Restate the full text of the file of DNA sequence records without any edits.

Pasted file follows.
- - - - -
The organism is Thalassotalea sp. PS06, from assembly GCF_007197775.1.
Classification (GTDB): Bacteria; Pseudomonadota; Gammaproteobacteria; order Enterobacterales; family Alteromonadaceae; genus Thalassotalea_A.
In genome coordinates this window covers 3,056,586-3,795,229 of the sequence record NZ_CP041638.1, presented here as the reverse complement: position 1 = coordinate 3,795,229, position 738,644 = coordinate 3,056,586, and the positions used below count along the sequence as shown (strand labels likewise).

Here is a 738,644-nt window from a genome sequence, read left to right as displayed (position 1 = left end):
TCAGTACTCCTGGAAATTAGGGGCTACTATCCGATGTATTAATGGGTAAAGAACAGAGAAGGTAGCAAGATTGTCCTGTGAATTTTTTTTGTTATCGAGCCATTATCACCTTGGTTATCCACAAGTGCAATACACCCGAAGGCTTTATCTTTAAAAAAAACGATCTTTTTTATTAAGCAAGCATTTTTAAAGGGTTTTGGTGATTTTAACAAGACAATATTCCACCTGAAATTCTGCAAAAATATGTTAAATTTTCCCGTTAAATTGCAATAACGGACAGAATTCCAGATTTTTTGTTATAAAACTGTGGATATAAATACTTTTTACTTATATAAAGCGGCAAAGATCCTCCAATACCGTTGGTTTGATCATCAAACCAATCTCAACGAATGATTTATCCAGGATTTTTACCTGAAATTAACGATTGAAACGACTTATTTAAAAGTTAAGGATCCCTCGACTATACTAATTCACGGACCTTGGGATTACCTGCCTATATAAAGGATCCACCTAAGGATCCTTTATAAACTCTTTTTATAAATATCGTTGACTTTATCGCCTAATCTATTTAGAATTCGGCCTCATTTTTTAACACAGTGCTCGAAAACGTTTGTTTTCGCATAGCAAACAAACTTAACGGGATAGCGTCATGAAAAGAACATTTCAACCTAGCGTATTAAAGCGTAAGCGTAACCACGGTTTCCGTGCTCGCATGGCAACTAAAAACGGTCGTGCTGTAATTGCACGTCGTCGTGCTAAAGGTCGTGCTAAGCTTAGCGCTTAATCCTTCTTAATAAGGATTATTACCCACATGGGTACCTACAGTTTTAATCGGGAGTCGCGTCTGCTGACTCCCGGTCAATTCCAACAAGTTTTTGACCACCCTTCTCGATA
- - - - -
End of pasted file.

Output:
The organism is Thalassotalea sp. PS06, from assembly GCF_007197775.1.
Classification (GTDB): Bacteria; Pseudomonadota; Gammaproteobacteria; order Enterobacterales; family Alteromonadaceae; genus Thalassotalea_A.
In genome coordinates this window covers 3,056,586-3,795,229 of the sequence record NZ_CP041638.1, presented here as the reverse complement: position 1 = coordinate 3,795,229, position 738,644 = coordinate 3,056,586, and the positions used below count along the sequence as shown (strand labels likewise).

Here is a 738,644-nt window from a genome sequence, read left to right as displayed (position 1 = left end):
TCAGTACTCCTGGAAATTAGGGGCTACTATCCGATGTATTAATGGGTAAAGAACAGAGAAGGTAGCAAGATTGTCCTGTGAATTTTTTTTGTTATCGAGCCATTATCACCTTGGTTATCCACAAGTGCAATACACCCGAAGGCTTTATCTTTAAAAAAAACGATCTTTTTTATTAAGCAAGCATTTTTAAAGGGTTTTGGTGATTTTAACAAGACAATATTCCACCTGAAATTCTGCAAAAATATGTTAAATTTTCCCGTTAAATTGCAATAACGGACAGAATTCCAGATTTTTTGTTATAAAACTGTGGATATAAATACTTTTTACTTATATAAAGCGGCAAAGATCCTCCAATACCGTTGGTTTGATCATCAAACCAATCTCAACGAATGATTTATCCAGGATTTTTACCTGAAATTAACGATTGAAACGACTTATTTAAAAGTTAAGGATCCCTCGACTATACTAATTCACGGACCTTGGGATTACCTGCCTATATAAAGGATCCACCTAAGGATCCTTTATAAACTCTTTTTATAAATATCGTTGACTTTATCGCCTAATCTATTTAGAATTCGGCCTCATTTTTTAACACAGTGCTCGAAAACGTTTGTTTTCGCATAGCAAACAAACTTAACGGGATAGCGTCATGAAAAGAACATTTCAACCTAGCGTATTAAAGCGTAAGCGTAACCACGGTTTCCGTGCTCGCATGGCAACTAAAAACGGTCGTGCTGTAATTGCACGTCGTCGTGCTAAAGGTCGTGCTAAGCTTAGCGCTTAATCCTTCTTAATAAGGATTATTACCCACATGGGTACCTACAGTTTTAATCGGGAGTCGCGTCTGCTGACTCCCGGTCAATTCCAACAAGTTTTTGACCACCCTTCTCGATA